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Father Goose

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Father Goose

Image credit: Father Goose, 1964.

If you like Cary Grant, whiskey, and WWII-era naval intrigue, you’re in luck this week. Father Goose (DVD/Download) is that rare movie that will please every member of the family.  Men, women, young, old- no matter what your situation is, it’s enjoyable to watch Cary Grant be awkward around small children.  Plus, booze in the jungle! LOTS of booze.

One of Cary Grant’s final films, Father Goose is a delightful romantic comedy that showcases the full spectrum of this iconic actor’s charm. As the salty expatriate Walter Eckland (who for some reason thinks that the South Pacific is a good place to retire in the 1940’s), Grant spends the majority of the movie sporting a 5 o’clock shadow and beach bum couture (think captain’s hat, topsiders, wrinkled oxford shirt). After the British navy destroys his boat, he’s forced to live on a remote island to watch for Japanese planes.  But fear not Cinema Sippers- the navy has hidden whiskey bottles all over the island like a fun easter egg hunt. He eventually ends up rescuing a beautiful French schoolmistresses from a nearby island, along with her female pupils. They bicker like they’re in an episode of Moonlighting, then eventually decide that marriage is a good idea. Hey, he’s a man with a boat and a history degree.  She could do worse.

Given the time period and setting of this film, I think a tiki drink is in order.  While most cocktails of this ilk use rum, I’ve just got to sub in whiskey here.  After all, provisions are limited in times of war.  While watching Father Goose, I recommend drinking a Filthy Beast.

Filthy Beast

1 oz bourbon

1 oz whiskey

1 oz lemon juice

½ oz simple syrup

½ oz orgeat

3 dashes tiki bitters

Lemon wheel garnish

Combine all ingredients except the lemon wheel in a shaker filled with ice. Shake until chilled, then strain into a tiki glass filled with crushed ice. Garnish with a lemon wheel.

Filthy Beast

Mr. Eckland and I share a very similar view toward children. They’re annoying, and needy, and anybody in their right mind wouldn’t sign up to have one, but if you happen to be stuck with one (or ten), at least you can put them to work. And by work, I mean bringing you the whiskey bottle. Cheers!

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Gigi

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Image credit: MGM, Gigi, 1958

Image credit: MGM, Gigi, 1958

Responding to a reader request this week, I’m featuring what has been deemed by many as the last great MGM Musical, Gigi (DVD/Download). The original Broadway play starred a young Audrey Hepburn, who sadly declined the lead role in this 1958 musical film version. Leslie Caron is charming enough, but let’s face it, she’s no Audrey.

Gigi is the story of a young woman in Paris who is groomed for life as a courtesan by her grandmother and great-aunt. She grows up thinking of family acquaintance Gaston as an older brother-type, until her meddlesome family pushes them together romantically. Gaston suddenly sees Gigi in a new light, and offers to make her his mistress. She refuses initially, then relents. Then he reconsiders their arrangement, but then proposes marriage. If this sounds confusing, it is. I actually needed some Wikipedia help to get through this one, and I’m still not sure I totally understood it. The main problem originates from the severe French accents that most of the actors use. I probably would have done better if they had actually spoken French, with subtitles. Much of the plot moves forward through the songs, however the tunes weren’t all that catchy to me. I prefer musicals with big, splashy song-and-dance numbers (like Singin’ in the Rain), and that just isn’t Gigi. This is more of a My Fair Lady, Rex Harrison “I’m speaking these songs because I can’t really sing” variety of musical. I tip my hat to Maurice Chevalier, who manages to make the pedophile anthem “Thank Heaven for Little Girls” seem marginally charming. This is probably the best song from the film, though I have personal negative connotations after dancing to it in a kindergarten recital while a Maurice Chevalier look-alike twirled us around on stage. And then I stumbled mid-twirl. But I digress.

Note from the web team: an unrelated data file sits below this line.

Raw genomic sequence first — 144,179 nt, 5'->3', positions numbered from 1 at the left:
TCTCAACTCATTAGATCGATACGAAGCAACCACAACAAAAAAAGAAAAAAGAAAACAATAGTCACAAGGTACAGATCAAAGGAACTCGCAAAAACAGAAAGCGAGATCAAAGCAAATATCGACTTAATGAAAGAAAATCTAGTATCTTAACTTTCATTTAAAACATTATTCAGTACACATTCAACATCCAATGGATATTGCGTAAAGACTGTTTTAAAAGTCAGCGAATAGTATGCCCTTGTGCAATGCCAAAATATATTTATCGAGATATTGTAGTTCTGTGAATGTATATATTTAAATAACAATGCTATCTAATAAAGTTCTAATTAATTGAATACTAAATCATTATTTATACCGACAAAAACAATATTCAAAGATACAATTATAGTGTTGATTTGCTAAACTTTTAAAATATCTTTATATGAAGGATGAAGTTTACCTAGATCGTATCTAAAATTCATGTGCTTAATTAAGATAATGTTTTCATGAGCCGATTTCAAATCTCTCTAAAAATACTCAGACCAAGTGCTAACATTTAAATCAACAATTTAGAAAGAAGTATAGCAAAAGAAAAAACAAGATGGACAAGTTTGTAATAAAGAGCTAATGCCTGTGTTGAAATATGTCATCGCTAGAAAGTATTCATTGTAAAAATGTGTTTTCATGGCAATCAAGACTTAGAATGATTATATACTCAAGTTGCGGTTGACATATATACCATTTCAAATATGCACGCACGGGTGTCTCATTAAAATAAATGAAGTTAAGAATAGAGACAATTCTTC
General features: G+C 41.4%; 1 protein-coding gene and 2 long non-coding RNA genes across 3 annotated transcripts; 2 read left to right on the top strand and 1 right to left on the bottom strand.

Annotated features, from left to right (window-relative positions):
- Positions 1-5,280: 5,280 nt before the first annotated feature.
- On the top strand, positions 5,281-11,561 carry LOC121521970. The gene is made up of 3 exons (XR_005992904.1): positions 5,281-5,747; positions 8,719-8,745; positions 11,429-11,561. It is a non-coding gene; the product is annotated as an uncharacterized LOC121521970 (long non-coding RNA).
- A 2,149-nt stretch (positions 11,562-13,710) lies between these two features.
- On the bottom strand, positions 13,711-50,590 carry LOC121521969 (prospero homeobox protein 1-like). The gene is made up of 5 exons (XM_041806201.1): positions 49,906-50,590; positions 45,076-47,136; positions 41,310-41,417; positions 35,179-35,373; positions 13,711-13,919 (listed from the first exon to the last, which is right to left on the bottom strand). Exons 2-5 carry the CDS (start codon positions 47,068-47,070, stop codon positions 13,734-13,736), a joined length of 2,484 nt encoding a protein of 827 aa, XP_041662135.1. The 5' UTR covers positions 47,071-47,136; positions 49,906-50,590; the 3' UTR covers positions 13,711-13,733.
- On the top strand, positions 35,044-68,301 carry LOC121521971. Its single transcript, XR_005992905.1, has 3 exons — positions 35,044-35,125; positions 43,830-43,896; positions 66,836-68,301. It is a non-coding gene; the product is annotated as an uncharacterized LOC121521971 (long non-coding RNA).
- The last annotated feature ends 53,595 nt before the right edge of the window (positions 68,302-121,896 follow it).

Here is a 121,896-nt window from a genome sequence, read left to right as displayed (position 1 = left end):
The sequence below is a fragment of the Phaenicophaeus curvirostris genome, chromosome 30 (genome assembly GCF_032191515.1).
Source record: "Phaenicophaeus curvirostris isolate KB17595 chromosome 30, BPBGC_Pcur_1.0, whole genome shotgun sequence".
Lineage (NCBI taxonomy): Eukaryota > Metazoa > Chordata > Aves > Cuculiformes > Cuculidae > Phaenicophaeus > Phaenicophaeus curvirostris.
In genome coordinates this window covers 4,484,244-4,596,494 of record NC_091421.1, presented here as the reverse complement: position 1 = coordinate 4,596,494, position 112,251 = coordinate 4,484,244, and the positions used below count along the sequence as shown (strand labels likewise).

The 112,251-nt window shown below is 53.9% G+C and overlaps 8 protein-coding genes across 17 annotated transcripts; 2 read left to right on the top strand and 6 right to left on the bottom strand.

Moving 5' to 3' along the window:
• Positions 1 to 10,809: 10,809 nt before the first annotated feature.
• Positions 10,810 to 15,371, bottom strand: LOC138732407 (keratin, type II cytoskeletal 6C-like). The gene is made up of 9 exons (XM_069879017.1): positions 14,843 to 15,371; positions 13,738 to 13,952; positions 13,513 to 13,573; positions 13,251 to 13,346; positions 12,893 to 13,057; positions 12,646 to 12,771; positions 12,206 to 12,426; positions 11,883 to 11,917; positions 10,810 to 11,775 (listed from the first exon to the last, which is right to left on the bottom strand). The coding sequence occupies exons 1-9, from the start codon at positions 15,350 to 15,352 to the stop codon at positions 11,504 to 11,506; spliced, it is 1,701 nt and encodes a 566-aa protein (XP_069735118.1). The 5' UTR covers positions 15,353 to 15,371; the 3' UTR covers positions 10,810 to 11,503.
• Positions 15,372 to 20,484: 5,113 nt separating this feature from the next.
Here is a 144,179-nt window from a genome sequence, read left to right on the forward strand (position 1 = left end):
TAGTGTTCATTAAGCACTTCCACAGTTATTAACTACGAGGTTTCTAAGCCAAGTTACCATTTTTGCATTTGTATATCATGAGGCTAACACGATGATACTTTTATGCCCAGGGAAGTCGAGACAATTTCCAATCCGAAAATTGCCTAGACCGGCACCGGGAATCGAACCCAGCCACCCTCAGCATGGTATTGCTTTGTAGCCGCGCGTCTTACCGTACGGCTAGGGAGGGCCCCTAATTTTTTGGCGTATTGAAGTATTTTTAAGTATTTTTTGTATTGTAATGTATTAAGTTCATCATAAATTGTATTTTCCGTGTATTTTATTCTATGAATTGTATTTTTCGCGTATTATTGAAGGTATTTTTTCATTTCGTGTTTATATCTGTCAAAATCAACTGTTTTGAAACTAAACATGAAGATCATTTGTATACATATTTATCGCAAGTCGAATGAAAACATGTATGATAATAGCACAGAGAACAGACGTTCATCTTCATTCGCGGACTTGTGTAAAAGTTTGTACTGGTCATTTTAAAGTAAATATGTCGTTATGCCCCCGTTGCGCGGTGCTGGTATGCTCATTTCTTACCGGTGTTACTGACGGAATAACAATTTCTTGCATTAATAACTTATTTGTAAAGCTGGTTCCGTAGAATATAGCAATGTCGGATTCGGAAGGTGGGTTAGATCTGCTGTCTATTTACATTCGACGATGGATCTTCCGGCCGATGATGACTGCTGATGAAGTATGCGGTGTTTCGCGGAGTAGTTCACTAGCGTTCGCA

There are some fabulous scenes at Belle Epoche haunt Maxim’s, where art nouveau scenery frames colorful men and women drinking champagne and gossiping. I love that the men in Gigi are unafraid to drink copious amounts of champagne, as I feel it’s fallen victim to a “girly” reputation in recent decades. Therefore, while watching Gigi, I recommend drinking a Sparkling Gigi-tini.

Sparkling Gigi-tini

1 oz Vodka

2 oz Pineapple Juice

½ oz Brandy

2 oz champagne

Mix Vodka, Pineapple, and Brandy together in a cocktail shaker filled with ice. Strain into a chilled coupe glass, and top with champagne.

Gigi Tini

Two things I really did love about Gigi were the costumes and the sets. All that art nouveau fabulousness in Maurice Chevalier’s apartment made me swoon, and Leslie Caron’s white dress toward the end (which I mistook for a wedding dress because up until that point I still didn’t understand she was learning to be a courtesan) was pretty fantastic. How did I live all these years without black fans jutting out from my shoulders? Cecil Beaton was truly a master of costume design. With stunning visuals orchestrated by Vincent Minnelli, you could do worse than this musical. And of course, a little champagne makes everything better. Cheers!